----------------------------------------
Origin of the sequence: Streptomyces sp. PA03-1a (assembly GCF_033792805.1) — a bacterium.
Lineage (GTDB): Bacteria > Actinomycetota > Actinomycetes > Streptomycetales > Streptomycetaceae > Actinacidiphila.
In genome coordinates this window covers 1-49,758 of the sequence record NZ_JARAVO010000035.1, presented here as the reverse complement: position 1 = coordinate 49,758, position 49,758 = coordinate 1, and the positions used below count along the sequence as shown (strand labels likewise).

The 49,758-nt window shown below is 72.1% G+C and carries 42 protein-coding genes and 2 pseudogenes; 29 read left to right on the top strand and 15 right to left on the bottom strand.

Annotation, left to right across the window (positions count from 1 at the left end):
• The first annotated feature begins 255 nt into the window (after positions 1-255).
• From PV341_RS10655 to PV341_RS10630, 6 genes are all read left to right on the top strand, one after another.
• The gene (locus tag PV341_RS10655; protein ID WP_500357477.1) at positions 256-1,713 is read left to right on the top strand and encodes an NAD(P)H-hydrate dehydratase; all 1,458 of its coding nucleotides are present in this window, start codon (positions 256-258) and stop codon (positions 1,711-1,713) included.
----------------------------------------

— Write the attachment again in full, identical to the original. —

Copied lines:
Origin of the sequence: Streptomyces sp. PA03-1a (assembly GCF_033792805.1) — a bacterium.
Lineage (GTDB): Bacteria > Actinomycetota > Actinomycetes > Streptomycetales > Streptomycetaceae > Actinacidiphila.
In genome coordinates this window covers 1-49,758 of the sequence record NZ_JARAVO010000035.1, presented here as the reverse complement: position 1 = coordinate 49,758, position 49,758 = coordinate 1, and the positions used below count along the sequence as shown (strand labels likewise).

The 49,758-nt window shown below is 72.1% G+C and carries 42 protein-coding genes and 2 pseudogenes; 29 read left to right on the top strand and 15 right to left on the bottom strand.

Annotation, left to right across the window (positions count from 1 at the left end):
• The first annotated feature begins 255 nt into the window (after positions 1-255).
• From PV341_RS10655 to PV341_RS10630, 6 genes are all read left to right on the top strand, one after another.
• The gene (locus tag PV341_RS10655; protein ID WP_500357477.1) at positions 256-1,713 is read left to right on the top strand and encodes an NAD(P)H-hydrate dehydratase; all 1,458 of its coding nucleotides are present in this window, start codon (positions 256-258) and stop codon (positions 1,711-1,713) included.